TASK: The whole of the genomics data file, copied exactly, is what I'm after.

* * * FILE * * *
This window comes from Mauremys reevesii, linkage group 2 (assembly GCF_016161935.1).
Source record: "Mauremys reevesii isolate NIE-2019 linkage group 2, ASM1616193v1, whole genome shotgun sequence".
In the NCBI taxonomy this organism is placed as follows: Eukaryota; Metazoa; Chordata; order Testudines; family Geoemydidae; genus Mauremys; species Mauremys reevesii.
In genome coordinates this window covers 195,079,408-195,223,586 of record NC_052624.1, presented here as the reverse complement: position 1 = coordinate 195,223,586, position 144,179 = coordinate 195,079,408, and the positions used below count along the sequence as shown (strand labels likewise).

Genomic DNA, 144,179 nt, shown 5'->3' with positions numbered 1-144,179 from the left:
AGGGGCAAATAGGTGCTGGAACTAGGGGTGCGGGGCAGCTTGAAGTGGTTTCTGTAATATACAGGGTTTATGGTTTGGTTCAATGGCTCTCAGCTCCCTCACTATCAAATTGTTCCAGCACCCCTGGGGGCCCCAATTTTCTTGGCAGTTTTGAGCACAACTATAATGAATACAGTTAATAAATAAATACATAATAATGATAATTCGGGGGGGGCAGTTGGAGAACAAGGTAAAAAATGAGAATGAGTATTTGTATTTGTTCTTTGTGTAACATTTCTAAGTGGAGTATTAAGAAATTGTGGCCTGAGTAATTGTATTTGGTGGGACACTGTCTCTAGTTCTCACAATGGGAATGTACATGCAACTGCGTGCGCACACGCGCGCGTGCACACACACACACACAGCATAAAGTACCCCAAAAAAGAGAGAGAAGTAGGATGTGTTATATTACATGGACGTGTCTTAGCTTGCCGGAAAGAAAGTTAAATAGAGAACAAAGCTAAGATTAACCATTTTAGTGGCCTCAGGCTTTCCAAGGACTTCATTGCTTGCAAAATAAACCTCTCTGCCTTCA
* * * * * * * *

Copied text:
This window comes from Mauremys reevesii, linkage group 2 (assembly GCF_016161935.1).
Source record: "Mauremys reevesii isolate NIE-2019 linkage group 2, ASM1616193v1, whole genome shotgun sequence".
In the NCBI taxonomy this organism is placed as follows: Eukaryota; Metazoa; Chordata; order Testudines; family Geoemydidae; genus Mauremys; species Mauremys reevesii.
In genome coordinates this window covers 195,079,408-195,223,586 of record NC_052624.1, presented here as the reverse complement: position 1 = coordinate 195,223,586, position 144,179 = coordinate 195,079,408, and the positions used below count along the sequence as shown (strand labels likewise).

Genomic DNA, 144,179 nt, shown 5'->3' with positions numbered 1-144,179 from the left:
AGGGGCAAATAGGTGCTGGAACTAGGGGTGCGGGGCAGCTTGAAGTGGTTTCTGTAATATACAGGGTTTATGGTTTGGTTCAATGGCTCTCAGCTCCCTCACTATCAAATTGTTCCAGCACCCCTGGGGGCCCCAATTTTCTTGGCAGTTTTGAGCACAACTATAATGAATACAGTTAATAAATAAATACATAATAATGATAATTCGGGGGGGGCAGTTGGAGAACAAGGTAAAAAATGAGAATGAGTATTTGTATTTGTTCTTTGTGTAACATTTCTAAGTGGAGTATTAAGAAATTGTGGCCTGAGTAATTGTATTTGGTGGGACACTGTCTCTAGTTCTCACAATGGGAATGTACATGCAACTGCGTGCGCACACGCGCGCGTGCACACACACACACACAGCATAAAGTACCCCAAAAAAGAGAGAGAAGTAGGATGTGTTATATTACATGGACGTGTCTTAGCTTGCCGGAAAGAAAGTTAAATAGAGAACAAAGCTAAGATTAACCATTTTAGTGGCCTCAGGCTTTCCAAGGACTTCATTGCTTGCAAAATAAACCTCTCTGCCTTCA